An opportunity for a cure arrives when Geralt rocks up on Yennefer’s doorstep, with a frail Jaskier in tow. The Witcher awkwardly makes his way through an Eyes Wide Shut style orgy and approaches the mage, who presides over the sex party. “I, err… brought you apple juice,” he says, which is certainly one way to make an introduction. Yennefer has heard many a tale of the infamous White Wolf and is clearly intrigued by his presence. “I thought you’d have fangs or horns or something,” she says. “I had them filed down,” Geralt replies with a smirk. All joking and flirting aside, Yennefer’s ears prick up when Geralt mentions the djinn, as she realizes she could use the genie to fulfill a wish of her own.
There’s a lot of funny stuff here before we get to the darkness. You have Yennefer insisting Geralt bathe. “I can not only guess the age and breed of your horse but also its color, by the smell,” she says, which is certainly a creative way of telling someone they stink. There’s all the back and forth banter in the tub (and yes, fanboys and fangirls, that means you get a topless Henry Cavill and a topless Anya Chalotra). You have Yennefer making Geralt change into tight clothes. All the while, Jaskier recovers in bed. “He will survive and recover his vocal talents. Does that satisfy you?” Yennefer asks. “Not in the slightest,” Geralt replies. Jaskier is truly the most underappreciated artist of his time.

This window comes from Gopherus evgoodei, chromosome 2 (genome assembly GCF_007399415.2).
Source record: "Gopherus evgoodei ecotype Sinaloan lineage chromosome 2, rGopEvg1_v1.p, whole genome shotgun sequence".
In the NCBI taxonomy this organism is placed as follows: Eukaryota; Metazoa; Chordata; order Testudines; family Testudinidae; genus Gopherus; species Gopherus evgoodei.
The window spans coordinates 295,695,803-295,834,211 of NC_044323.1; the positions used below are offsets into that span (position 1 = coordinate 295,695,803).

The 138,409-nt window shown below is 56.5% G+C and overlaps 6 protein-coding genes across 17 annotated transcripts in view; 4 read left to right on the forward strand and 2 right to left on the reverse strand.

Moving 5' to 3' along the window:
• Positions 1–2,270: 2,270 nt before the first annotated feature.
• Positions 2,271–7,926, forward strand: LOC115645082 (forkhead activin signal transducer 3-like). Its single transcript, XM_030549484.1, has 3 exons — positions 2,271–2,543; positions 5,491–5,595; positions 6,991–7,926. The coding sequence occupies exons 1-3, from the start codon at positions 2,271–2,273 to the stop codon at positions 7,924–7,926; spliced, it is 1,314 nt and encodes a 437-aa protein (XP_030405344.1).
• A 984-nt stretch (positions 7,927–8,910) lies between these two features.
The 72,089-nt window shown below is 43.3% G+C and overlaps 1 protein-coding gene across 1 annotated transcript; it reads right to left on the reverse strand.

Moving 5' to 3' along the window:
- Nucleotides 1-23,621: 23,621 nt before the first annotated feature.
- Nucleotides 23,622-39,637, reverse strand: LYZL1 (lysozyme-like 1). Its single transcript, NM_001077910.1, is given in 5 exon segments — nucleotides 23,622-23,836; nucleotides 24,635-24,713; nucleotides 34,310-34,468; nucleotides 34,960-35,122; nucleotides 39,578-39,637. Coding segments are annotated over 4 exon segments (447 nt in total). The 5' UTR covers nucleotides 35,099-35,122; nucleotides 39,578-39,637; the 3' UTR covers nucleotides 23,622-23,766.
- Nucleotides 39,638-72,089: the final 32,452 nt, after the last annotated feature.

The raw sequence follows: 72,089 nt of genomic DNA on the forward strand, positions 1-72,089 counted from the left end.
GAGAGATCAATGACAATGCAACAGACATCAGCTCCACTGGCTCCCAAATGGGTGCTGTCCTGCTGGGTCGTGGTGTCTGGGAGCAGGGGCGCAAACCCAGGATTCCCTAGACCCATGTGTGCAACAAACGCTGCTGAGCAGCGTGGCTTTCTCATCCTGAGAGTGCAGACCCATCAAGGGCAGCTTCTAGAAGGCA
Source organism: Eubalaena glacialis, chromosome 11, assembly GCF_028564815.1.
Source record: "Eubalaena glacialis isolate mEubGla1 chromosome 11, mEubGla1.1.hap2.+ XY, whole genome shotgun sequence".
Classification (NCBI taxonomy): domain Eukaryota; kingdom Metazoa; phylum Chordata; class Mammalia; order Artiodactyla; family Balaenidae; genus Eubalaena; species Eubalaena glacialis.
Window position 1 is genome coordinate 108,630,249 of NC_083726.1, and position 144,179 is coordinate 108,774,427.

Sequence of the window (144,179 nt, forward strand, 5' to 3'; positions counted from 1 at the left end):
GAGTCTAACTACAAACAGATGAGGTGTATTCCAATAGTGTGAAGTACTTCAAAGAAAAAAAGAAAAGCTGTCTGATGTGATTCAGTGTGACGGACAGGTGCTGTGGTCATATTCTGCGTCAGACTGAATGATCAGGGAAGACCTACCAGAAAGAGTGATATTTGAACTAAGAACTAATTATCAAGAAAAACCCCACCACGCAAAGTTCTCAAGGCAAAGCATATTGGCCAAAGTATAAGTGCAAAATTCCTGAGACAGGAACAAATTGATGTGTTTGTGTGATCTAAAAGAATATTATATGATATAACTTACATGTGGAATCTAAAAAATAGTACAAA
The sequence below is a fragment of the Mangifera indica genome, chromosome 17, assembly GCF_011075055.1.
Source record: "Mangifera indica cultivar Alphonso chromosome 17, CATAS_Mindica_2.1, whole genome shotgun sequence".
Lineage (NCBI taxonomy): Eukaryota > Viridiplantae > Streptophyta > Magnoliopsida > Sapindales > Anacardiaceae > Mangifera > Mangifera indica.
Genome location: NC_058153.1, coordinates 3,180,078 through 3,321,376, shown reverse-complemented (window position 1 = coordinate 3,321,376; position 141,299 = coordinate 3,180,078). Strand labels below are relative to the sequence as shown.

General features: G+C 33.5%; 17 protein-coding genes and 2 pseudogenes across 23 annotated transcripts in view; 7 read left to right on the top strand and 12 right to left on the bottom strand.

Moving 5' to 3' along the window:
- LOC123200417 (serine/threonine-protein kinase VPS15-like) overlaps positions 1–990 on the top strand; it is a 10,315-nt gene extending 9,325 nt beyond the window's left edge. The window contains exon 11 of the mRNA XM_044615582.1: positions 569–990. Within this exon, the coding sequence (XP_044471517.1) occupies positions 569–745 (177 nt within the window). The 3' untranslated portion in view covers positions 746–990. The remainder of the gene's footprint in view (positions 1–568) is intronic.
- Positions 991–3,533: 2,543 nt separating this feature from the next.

However, things take a turn for the dark when Geralt realizes what Yennefer is planning. She paints a pentagram on the floor beside Jaskier’s bed, hoping to capture the djinn by making the bard use his last wish. Geralt is skeptical, but it doesn’t matter, Yennefer puts him under a spell, and he wakes up in a jail cell, alongside Chireadan, accused of rampaging through the town and attacking two council members. “She had you enact revenge on her behalf,” says the elf doc, who also confesses that he’s in love with Yennefer. If the town council gets their way, Geralt will be sentenced to death.
Meanwhile, Jaskier wakes up to find a half-naked Yennefer perched at the end of his bed. He quickly realizes he’s not in a glorious dream, but is, in fact, in grave danger from the black witch. “I just remembered, I left my cat… on the stove,” he stutters as he tries to excuse himself. That’s a funny line, but it’s immediately topped by the next one, when Yennefer grabs Jaskier’s groin mid-song, leading to a hilarious remix of his famous ditty, “Toss a coin to your Witcher, o’ valley of… PENIS!” Yennefer demands that Jaskier make his last wish so that she summon the djinn. But it doesn’t work — something isn’t right.
This is because the wishes don’t belong to Jaskier, they belong to Geralt, something he realizes in his cell. “I want you to burst you son of a whore,” Geralt shouts at the burly prison guard. And would you believe it? The guard’s head literally bursts… all over poor elf doc. Geralt escapes in time to save Jaskier, and then, once again, finds himself at a crossroads. He knows that Yennefer will die if she becomes a vessel for the djinn — does he try to save her? “I know that look, it’s love,” says the Chireadan. “You’re making me uncomfortable,” deadpans Geralt. Seriously, this show nails the humor, even in these scary, intense situations.